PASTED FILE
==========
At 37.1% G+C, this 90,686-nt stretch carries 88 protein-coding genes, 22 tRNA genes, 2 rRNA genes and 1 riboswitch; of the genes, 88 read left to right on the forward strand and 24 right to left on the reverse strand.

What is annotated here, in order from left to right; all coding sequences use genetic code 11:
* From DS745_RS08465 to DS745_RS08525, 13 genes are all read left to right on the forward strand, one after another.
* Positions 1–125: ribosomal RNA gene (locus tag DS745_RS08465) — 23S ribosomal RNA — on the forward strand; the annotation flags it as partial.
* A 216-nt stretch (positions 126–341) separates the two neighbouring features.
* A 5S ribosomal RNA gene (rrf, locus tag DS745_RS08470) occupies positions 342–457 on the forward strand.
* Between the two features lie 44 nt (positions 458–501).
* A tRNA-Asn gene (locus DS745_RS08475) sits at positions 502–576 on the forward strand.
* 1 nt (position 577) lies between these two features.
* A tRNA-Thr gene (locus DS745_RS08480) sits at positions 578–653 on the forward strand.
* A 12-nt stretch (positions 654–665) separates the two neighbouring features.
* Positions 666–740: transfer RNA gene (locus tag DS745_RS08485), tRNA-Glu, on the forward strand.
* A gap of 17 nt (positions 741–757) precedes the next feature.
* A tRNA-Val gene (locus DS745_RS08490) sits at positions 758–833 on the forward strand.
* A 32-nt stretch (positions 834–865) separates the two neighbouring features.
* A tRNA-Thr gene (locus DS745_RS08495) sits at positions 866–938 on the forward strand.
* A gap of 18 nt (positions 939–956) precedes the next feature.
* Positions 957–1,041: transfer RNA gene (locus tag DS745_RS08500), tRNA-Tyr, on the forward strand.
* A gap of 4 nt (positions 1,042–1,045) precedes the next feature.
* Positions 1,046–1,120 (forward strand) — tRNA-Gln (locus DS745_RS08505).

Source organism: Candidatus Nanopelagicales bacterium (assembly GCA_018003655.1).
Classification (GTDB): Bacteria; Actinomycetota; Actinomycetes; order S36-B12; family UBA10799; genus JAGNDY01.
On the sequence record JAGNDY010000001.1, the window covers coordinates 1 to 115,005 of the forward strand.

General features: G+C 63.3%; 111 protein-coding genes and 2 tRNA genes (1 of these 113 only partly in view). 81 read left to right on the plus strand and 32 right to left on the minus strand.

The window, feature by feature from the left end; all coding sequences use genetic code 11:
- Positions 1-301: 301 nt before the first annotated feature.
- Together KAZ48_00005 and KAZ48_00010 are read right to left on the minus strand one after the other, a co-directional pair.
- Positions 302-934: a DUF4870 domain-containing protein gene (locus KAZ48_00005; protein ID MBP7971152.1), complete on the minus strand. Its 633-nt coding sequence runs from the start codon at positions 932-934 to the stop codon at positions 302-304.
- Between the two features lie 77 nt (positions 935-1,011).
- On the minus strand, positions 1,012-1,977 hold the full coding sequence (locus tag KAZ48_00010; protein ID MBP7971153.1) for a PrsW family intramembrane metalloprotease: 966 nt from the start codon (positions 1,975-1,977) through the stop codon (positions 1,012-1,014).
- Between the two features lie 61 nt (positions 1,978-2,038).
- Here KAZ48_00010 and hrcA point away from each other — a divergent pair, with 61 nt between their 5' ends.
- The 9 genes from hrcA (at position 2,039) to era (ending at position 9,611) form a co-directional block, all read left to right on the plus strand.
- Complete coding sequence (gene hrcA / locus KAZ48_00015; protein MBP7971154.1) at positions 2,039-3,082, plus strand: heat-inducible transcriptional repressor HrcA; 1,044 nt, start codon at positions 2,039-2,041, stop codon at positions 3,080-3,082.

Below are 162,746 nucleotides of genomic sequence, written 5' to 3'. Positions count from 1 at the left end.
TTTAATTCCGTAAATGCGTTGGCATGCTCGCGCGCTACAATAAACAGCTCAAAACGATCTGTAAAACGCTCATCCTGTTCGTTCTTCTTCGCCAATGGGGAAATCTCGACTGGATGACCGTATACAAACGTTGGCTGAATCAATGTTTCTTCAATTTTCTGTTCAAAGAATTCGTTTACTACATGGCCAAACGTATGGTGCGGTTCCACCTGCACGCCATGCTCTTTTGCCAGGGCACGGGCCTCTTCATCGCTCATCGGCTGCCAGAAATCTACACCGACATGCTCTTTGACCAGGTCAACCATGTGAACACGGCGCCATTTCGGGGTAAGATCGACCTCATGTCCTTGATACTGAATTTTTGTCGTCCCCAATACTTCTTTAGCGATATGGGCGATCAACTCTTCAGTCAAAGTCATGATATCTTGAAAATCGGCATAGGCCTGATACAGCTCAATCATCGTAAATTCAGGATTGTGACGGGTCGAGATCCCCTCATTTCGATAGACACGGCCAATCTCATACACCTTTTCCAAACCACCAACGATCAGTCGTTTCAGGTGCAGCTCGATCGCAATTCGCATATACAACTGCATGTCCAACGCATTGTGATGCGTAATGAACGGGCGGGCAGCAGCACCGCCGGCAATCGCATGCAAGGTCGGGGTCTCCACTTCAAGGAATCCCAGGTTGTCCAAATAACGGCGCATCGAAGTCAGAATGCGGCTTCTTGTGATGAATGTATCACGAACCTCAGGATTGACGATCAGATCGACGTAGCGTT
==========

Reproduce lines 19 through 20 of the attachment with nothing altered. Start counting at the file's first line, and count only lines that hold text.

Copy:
* A gap of 4 nt (positions 1,042–1,045) precedes the next feature.
* Positions 1,046–1,120 (forward strand) — tRNA-Gln (locus DS745_RS08505).